Day: March 3, 2015
So here is where I am after the concept panel…
I tried to create alternative scenes for the grumble scenes, going for different angles etc.
I was trying to make it less complicate and flat whilst trying to keep movement and flow. I soon found that I was beginning to get worried about trying to get it perfect straight away and just came to a blank with ideas. This is when I decided to change the scene I was going to create ideas for.
I started to develop the Jay scene where it reminisces about the time it heard a similar noise when collecting food. I feel I can generate many alternative scenes but when it comes to enlarging them, the scene loses movement. Here is one of the drawings I drew up to scale, I am not using fine line in my final images but this is a rough layout on thin paper and so I decided to use a fine line to outline the drawing so I can easily trace it if need be.
I drew two other layouts but in pencil and took it to my tutorial. When talking to my tutor, she commented on how flat and rigid they are still when enlarged and that it has lost movement in the scene, looks more like freeze frames. At first I was disappointed because I wanted to hear that I have nailed it, sorted the issue out but clearly I haven’t and to be fair I agree but just didn’t want to hear it. My tutor commented how the thumbnails have captured the movement and it’s the transition of scaling it larger causes the movement to be lost. I didn’t know what to do but as she explained I understood what was causing the issue and how I could address it. One idea was to create the larger scenes in roughly the same time as the thumbnails and so I’m not over thinking the layout.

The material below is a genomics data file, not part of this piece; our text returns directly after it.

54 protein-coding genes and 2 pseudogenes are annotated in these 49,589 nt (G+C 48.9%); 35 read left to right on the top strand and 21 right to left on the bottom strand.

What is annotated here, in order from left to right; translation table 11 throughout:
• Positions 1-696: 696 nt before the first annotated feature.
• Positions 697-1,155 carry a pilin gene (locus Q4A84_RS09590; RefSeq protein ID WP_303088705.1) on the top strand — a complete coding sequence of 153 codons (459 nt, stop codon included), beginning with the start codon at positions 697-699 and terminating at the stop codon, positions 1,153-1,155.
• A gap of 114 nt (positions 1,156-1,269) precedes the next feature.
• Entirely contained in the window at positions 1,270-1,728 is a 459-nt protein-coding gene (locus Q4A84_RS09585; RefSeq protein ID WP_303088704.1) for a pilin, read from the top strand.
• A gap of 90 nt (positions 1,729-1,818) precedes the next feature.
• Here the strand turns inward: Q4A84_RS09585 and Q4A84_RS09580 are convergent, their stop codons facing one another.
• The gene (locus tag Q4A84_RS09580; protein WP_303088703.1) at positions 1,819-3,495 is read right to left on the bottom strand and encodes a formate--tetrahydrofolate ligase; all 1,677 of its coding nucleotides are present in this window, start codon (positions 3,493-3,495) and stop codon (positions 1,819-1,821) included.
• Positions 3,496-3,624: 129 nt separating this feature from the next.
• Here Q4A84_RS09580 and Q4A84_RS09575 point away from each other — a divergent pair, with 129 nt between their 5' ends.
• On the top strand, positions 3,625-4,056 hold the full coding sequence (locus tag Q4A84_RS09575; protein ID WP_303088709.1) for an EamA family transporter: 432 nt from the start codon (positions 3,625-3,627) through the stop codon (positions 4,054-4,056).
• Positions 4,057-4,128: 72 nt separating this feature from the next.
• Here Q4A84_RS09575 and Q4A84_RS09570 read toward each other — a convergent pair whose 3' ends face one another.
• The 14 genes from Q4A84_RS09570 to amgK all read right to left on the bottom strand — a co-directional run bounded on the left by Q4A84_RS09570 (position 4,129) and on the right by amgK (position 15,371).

Another idea was to create the exact line from the thumbnail onto the larger scene and to not stiffen lines up e.g. the photos on the right side page in the thumbnail were freehand and not straight, as soon as I drew it larger I got my ruler out which caused them to become flat.
An alternative idea to combat the problem is to draw these scenes A5 roughly and then just scan them in on a high dpi to blow them to the scale I want. As I’m able to create movement in the small sketches, I should stick to drawing fairly small and quick and then enlarge them.
Other suggestions towards my work were:
- Create a couple of alternative scenes/layouts for each double page spreads
- When painting the scenes, don’t try and finish each scene at once. Start to paint one and then move onto another, swapping around creates movement I want in the scenes instead of rushing to get one finished and losing the fun in the scene.
Regarding the story, I was originally going to include an insect to create a variety of height and range of animals in the book. I then changed that to a newt as I thought I could have a different scene which would be underwater. However, after the tutorial it was decided that it would be best not to go underwater as this could affect the whole atmosphere of the book which is predominantly woodland and warmth. I was trying to fit too much in.
It was questioned, do I actually need the fourth character? Does it bring anything to the story? My tutor commented on how the squirrel will be known by children but the other two animals, the jay and the weasel, may not be as well as known. It brings an element of educational value as it introduces the idea to children there are more animals who live in the woods that aren’t originally seen. Also just using the Jay which is shown high in the trees and the weasel which moves along the ground still gives me a range of movement in the forest. Also it frees up a couple of double page spreads which allows more room for the noises to be explored.